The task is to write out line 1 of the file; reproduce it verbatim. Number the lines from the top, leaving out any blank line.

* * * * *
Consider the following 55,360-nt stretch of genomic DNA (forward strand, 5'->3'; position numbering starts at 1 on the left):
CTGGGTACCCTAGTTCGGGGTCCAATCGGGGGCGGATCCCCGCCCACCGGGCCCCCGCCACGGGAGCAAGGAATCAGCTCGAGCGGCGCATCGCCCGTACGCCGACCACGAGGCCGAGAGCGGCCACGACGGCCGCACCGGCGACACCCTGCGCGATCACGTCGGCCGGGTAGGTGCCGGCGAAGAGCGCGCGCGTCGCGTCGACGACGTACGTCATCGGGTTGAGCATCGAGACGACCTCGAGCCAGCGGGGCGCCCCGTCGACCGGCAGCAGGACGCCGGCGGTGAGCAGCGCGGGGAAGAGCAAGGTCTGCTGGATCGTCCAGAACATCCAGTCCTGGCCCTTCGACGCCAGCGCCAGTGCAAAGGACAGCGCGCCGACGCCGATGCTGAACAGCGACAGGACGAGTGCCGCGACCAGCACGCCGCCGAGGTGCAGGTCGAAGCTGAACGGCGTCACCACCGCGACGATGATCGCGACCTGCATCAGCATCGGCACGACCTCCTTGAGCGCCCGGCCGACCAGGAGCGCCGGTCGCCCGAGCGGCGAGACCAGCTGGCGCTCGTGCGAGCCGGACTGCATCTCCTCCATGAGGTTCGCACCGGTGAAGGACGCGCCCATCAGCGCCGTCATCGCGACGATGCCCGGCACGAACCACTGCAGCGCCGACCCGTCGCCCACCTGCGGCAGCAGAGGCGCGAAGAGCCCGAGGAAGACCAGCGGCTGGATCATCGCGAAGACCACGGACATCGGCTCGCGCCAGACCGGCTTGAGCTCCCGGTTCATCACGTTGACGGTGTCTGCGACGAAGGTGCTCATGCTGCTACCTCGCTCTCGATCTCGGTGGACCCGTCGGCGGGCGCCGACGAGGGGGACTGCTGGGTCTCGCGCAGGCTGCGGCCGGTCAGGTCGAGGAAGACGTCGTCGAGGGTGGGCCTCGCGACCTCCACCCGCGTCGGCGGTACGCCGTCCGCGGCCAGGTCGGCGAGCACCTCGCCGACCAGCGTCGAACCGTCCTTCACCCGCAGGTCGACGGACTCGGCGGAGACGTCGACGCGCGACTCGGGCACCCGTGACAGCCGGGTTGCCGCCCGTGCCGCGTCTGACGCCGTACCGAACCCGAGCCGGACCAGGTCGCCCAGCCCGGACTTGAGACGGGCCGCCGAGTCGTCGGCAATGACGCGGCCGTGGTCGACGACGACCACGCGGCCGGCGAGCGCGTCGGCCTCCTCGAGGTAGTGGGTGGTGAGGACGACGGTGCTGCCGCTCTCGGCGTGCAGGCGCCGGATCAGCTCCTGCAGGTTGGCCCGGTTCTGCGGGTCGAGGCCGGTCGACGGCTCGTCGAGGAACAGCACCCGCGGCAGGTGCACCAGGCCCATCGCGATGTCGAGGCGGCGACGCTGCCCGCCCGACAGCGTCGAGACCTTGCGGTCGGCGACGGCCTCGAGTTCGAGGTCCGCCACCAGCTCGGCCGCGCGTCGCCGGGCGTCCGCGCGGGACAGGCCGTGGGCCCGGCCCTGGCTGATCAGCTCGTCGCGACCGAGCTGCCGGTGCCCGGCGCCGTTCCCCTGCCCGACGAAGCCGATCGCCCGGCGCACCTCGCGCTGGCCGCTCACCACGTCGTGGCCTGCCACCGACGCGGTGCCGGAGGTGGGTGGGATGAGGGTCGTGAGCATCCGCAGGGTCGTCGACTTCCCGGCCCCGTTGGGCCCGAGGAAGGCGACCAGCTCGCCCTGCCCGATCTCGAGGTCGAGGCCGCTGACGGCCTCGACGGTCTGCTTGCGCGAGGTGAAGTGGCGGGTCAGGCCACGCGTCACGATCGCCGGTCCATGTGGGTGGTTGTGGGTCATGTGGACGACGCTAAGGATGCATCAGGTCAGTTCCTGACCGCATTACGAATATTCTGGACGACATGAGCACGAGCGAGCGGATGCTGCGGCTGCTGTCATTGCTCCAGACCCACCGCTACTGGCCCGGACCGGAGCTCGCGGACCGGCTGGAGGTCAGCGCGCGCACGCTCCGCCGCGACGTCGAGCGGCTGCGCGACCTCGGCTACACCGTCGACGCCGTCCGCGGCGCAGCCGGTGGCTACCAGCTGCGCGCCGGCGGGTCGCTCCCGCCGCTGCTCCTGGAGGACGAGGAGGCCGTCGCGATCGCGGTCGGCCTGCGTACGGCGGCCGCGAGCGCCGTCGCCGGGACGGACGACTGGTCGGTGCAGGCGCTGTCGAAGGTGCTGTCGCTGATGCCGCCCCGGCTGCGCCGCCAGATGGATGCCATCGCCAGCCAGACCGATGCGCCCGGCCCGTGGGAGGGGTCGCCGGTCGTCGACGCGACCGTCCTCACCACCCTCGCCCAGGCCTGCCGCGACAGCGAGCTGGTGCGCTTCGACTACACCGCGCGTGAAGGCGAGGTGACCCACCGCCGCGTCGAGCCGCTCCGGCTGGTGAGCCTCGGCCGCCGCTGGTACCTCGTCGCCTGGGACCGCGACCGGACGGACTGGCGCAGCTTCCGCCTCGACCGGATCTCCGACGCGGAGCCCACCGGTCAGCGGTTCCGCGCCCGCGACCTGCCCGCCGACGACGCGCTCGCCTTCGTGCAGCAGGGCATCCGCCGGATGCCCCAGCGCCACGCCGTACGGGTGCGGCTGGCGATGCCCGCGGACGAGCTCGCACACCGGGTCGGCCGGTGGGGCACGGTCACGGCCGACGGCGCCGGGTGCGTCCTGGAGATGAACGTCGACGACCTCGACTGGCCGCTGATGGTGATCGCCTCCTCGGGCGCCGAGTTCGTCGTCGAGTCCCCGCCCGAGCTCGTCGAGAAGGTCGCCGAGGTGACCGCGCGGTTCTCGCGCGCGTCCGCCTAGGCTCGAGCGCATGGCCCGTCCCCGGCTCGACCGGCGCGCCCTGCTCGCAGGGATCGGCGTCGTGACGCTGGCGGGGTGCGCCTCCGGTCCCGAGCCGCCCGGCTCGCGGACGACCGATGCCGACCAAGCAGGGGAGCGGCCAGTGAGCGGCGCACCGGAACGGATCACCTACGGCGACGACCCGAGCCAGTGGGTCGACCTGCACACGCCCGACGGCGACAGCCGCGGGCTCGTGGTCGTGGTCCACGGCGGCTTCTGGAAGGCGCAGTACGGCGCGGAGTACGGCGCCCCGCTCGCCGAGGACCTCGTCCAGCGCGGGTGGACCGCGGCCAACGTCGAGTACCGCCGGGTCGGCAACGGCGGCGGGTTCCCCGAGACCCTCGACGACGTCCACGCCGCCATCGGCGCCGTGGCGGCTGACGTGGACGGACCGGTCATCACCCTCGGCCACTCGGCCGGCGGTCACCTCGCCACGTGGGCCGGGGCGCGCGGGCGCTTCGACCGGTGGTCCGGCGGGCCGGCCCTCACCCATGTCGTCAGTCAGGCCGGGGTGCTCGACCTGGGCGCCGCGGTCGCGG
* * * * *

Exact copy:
Consider the following 55,360-nt stretch of genomic DNA (forward strand, 5'->3'; position numbering starts at 1 on the left):